On the use of composite analyses to form physical hypotheses: An example from heat wave - SST associations

Ghyslaine Boschat, Ian Simmonds, Ariaan Purich, Timothy Cowan, Alexandre Pezza

Research output: Contribution to journalArticlepeer-review

Abstract

This paper highlights some caveats in using composite analyses to form physical hypotheses on the associations between environmental variables. This is illustrated using a specific example, namely the apparent links between heat waves (HWs) and sea surface temperatures (SSTs). In this case study, a composite analysis is performed to show the large-scale and regional SST conditions observed during summer HWs in Perth, southwest Australia. Composite results initially point to the importance of the subtropical South Indian Ocean, where physically coherent SST dipole anomalies appear to form a necessary condition for HWs to develop across southwest Australia. However, sensitivity tests based on pattern correlation analyses indicate that the vast majority of days when the identified SST pattern appears are overwhelmingly not associated with observed HWs, which suggests that this is definitely not a sufficient condition for HW development. Very similar findings are obtained from the analyses of 15 CMIP5 coupled climate model simulations. The results presented here have interesting implications and applications for other climate case studies, and highlight the importance of applying comprehensive statistical approaches before making physical inferences on apparent climate associations.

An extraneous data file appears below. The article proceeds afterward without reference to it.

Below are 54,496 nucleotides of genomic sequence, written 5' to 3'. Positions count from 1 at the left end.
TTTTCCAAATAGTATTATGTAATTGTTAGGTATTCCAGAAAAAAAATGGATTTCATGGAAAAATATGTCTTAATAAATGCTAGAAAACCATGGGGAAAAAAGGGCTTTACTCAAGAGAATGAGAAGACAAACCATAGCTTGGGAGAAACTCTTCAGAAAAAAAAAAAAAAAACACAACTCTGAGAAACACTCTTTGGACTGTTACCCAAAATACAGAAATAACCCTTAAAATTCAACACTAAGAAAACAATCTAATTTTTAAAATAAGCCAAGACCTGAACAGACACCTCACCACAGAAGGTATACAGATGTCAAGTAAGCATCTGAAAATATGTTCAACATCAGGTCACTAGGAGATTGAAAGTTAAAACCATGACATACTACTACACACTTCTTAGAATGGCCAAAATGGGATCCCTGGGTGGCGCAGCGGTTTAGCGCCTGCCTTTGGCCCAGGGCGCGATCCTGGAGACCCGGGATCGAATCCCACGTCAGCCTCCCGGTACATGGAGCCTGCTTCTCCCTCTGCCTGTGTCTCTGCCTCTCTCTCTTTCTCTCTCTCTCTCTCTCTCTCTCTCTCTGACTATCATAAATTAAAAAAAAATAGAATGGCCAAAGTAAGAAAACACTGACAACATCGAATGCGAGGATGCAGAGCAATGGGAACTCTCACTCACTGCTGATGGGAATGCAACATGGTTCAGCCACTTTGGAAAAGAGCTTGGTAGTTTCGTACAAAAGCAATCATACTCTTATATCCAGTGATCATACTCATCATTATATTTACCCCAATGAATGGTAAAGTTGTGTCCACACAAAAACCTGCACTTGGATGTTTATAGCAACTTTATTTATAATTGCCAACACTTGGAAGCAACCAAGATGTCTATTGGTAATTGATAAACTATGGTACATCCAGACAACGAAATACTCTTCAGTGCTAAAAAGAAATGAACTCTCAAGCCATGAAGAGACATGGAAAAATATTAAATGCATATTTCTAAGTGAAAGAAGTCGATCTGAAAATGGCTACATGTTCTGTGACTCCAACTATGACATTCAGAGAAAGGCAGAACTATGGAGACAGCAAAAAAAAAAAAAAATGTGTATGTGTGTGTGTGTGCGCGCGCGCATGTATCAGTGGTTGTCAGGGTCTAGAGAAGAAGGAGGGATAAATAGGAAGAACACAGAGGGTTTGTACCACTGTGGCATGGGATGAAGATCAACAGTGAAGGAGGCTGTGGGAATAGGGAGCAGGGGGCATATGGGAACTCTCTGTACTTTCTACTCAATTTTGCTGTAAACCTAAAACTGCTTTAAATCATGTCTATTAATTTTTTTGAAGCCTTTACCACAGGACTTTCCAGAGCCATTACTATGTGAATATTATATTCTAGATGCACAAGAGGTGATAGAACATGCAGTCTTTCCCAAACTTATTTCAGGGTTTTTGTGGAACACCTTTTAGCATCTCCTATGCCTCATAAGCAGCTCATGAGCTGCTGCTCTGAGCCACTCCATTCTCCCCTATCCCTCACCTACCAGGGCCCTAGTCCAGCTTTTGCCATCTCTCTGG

Original languageEnglish
JournalScientific Reports
Early online date14 Jul 2016
DOIs
Publication statusE-pub ahead of print - 14 Jul 2016

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